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Two of the most important healing elements are calories and protein.  Extra protein is needed to build new tissue and blood vessels, repair injured tissue and step up production of cells that repair the wound.  Choose high quality protein sources like fish, poultry, beans & legumes or lean cuts of meat.

Photo Credit: Saul Steinberg “Masquerade”

Breast Reduction for Symptomatic Macromastia

Breast reduction surgery patients are among the happiest  because they both look and feel better following surgery. When women have large, burdensome breasts, they frequently suffer from a condition called symptomatic macromastia which may include the following symptoms:

  1. Pain in the neck, shoulders, breasts, and upper or lower back
  2. Bra strap indentations
  3. Rashes underneath the breasts (intertrigo)
  4. Little finger numbness
  5. Difficultly exercising, fitting into clothing or examining the breasts

Breast reduction surgery is designed to make the breasts smaller and lighter to alleviate the problems of symptomatic macromastia. However, the plastic surgeon performing the breast reduction is the most important determinant of the quality of the result. There are many different techniques for breast reduction, and each surgeon has their own preferences based on experience and patient needs. Often, breast reduction is combined with a breast lift on the other side.

Techniques

There are basically 2 types of techniques used commonly throughout the world:

  1. Wise Pattern (also known as the “Inverted T” or Anchor Scar) describe a technique with a scar around the areola with a vertical scar extending downwards to a horizontal scar in the breast fold.
  2. Vertical (also known as the Circumvertical or “Lollipop” Scar) describe a technique with a scar around the areola with a vertical scar extending downwards to meet the breast fold.

The choice depends on the extent of ptosis (sagging) and the surgeon’s experience. Liposuction is commonly used with the Vertical techniques and less frequently with the Wise pattern except to remove unwanted fatty tissue from the armpit regions.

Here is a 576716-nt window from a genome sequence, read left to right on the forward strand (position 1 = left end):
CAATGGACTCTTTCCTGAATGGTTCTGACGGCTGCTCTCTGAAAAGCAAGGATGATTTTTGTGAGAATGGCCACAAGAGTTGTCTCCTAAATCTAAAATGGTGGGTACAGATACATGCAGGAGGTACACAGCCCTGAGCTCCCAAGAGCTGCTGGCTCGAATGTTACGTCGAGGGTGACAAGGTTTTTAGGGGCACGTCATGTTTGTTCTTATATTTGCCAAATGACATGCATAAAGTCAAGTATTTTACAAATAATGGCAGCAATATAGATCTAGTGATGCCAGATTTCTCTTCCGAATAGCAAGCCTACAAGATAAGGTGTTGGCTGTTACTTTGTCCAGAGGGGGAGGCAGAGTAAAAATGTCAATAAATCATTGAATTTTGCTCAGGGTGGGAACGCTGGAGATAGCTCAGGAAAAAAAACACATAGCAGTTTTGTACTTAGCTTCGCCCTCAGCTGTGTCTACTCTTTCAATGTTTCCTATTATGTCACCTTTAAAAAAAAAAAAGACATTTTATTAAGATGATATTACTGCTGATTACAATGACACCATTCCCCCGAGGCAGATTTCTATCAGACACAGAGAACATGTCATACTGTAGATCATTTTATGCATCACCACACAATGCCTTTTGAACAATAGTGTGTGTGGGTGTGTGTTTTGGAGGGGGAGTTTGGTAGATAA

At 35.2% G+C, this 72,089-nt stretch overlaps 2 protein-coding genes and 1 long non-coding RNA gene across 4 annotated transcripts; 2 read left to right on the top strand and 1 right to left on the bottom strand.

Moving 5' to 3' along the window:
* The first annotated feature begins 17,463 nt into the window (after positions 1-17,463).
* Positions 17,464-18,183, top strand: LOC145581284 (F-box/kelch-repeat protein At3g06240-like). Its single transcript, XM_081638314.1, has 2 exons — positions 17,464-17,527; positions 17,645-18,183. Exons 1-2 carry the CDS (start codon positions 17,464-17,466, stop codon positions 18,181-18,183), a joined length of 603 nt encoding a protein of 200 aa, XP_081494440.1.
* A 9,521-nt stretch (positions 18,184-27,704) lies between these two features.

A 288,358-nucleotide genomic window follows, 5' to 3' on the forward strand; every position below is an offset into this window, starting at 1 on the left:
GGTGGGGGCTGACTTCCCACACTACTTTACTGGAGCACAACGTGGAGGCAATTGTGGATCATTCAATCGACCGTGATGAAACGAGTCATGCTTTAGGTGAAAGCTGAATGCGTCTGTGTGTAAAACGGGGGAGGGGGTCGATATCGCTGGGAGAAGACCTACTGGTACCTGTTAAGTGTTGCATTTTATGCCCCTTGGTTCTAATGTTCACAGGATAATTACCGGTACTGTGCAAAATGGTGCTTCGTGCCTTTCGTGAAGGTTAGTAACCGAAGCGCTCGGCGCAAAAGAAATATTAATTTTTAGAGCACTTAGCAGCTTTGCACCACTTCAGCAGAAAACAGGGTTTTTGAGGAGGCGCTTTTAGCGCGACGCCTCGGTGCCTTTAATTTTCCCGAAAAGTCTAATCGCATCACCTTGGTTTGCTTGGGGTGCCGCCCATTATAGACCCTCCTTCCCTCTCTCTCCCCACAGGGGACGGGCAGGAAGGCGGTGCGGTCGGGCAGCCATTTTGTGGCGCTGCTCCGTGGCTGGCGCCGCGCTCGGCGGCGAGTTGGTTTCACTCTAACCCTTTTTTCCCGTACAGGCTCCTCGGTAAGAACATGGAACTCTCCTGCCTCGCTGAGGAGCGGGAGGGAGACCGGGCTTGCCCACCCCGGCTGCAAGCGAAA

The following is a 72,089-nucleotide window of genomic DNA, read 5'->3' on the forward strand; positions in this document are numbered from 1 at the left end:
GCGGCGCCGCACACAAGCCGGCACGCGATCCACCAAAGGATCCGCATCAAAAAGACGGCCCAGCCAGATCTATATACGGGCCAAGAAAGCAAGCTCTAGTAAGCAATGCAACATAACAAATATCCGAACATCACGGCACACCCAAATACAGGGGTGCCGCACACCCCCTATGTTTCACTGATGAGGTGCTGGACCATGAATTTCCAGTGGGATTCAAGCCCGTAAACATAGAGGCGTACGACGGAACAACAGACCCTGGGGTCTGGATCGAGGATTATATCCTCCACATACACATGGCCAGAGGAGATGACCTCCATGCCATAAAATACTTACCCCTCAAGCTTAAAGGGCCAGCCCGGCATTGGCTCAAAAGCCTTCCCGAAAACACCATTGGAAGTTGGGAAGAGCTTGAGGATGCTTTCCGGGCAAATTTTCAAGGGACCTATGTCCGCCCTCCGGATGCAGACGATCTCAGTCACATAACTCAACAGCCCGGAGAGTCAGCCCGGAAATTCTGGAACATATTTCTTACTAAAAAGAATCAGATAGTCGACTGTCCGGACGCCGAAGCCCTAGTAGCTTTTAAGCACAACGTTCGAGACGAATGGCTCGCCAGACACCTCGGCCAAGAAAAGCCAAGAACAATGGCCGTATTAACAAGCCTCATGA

Medicare & Health funds

Breast reduction surgery is considered to be medically necessary if a patient suffers from symptomatic macromastia. The typical criteria for Medicare Item no. coverage of a breast reduction include: bothersome symptoms detrimental to quality of life, failure of medical therapy prescribed by another doctor, physiotherapist or chiropractor, and removal of a minimum estimated weight of breast tissue.

Most health funds  will cover this procedure for patients with these symptoms if they have attempted conservative medical treatment without success. Most commonly, this conservative medical treatment is provided by a GP, physiotherapist or chiropractor. Typically, there is a minimum weight of breast tissue that must be removed from each breast to qualify as a medically necessary breast reduction for health fund coverage. The best way to determine if your procedure is medically indicated is in a consultation with me at the clinic.

Recovery

One of the best things about recovering from breast reduction surgery is how quickly patients experience relief from their symptoms. The morning after surgery many patients already feel symptomatic relief, even though their recovery has just begun. Many comment that they even breathe easier when they no longer have so much weight on their chests.

Recovery from a breast reduction tends to be quick because it does not involve the underlying muscles, bones or internal organs. Most women will need a few days to recover before returning to work, up to 2 weeks for the incisions to heal before resuming exercise and 12-18 months for the scars to fade to a subtle colour.

To learn more about your breast reduction options and whether or not you are a candidate, email us at info@drtim.com.au or call our clinic at 13000DRTIM .

Cosmetic Surgery Tip #33: Discontinue taking certain supplements

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Some nutritional supplements may cause adverse reactions during or after cosmetic surgery, including prolonged bleeding, interference with anaesthesia, cardiovascular disturbances, and interactions with prescription drugs.  These supplements including dong quai, echinacea, fish oil caps, garlic, ginger, ginkgo biloba, ginseng, kava kava, ephedra, St.John’s Wort, and vitamin E, should be discontinued two weeks prior to surgery and two weeks after surgery.

Photo Credit: Saul Steinberg “Masquerade”